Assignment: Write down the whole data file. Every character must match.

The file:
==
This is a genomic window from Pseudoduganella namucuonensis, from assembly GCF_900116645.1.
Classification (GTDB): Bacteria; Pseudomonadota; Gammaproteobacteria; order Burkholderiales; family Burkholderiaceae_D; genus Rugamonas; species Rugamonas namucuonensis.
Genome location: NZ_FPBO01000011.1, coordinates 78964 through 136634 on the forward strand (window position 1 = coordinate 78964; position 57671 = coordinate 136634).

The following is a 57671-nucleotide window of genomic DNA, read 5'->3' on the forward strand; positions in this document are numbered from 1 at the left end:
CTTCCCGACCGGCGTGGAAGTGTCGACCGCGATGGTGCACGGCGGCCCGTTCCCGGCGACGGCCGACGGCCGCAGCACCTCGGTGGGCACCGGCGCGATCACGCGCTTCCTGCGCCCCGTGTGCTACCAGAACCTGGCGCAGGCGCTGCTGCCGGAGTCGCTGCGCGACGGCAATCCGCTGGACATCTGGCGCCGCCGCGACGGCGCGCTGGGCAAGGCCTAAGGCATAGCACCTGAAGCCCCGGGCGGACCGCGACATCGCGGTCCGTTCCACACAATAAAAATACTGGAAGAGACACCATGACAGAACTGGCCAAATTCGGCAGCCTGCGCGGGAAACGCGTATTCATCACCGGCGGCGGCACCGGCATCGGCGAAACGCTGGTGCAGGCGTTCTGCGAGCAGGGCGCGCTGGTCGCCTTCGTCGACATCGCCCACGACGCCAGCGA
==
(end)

This is a genomic window from Pseudoduganella namucuonensis, from assembly GCF_900116645.1.
Classification (GTDB): Bacteria; Pseudomonadota; Gammaproteobacteria; order Burkholderiales; family Burkholderiaceae_D; genus Rugamonas; species Rugamonas namucuonensis.
Genome location: NZ_FPBO01000011.1, coordinates 78964 through 136634 on the forward strand (window position 1 = coordinate 78964; position 57671 = coordinate 136634).

The following is a 57671-nucleotide window of genomic DNA, read 5'->3' on the forward strand; positions in this document are numbered from 1 at the left end:
CTTCCCGACCGGCGTGGAAGTGTCGACCGCGATGGTGCACGGCGGCCCGTTCCCGGCGACGGCCGACGGCCGCAGCACCTCGGTGGGCACCGGCGCGATCACGCGCTTCCTGCGCCCCGTGTGCTACCAGAACCTGGCGCAGGCGCTGCTGCCGGAGTCGCTGCGCGACGGCAATCCGCTGGACATCTGGCGCCGCCGCGACGGCGCGCTGGGCAAGGCCTAAGGCATAGCACCTGAAGCCCCGGGCGGACCGCGACATCGCGGTCCGTTCCACACAATAAAAATACTGGAAGAGACACCATGACAGAACTGGCCAAATTCGGCAGCCTGCGCGGGAAACGCGTATTCATCACCGGCGGCGGCACCGGCATCGGCGAAACGCTGGTGCAGGCGTTCTGCGAGCAGGGCGCGCTGGTCGCCTTCGTCGACATCGCCCACGACGCCAGCGA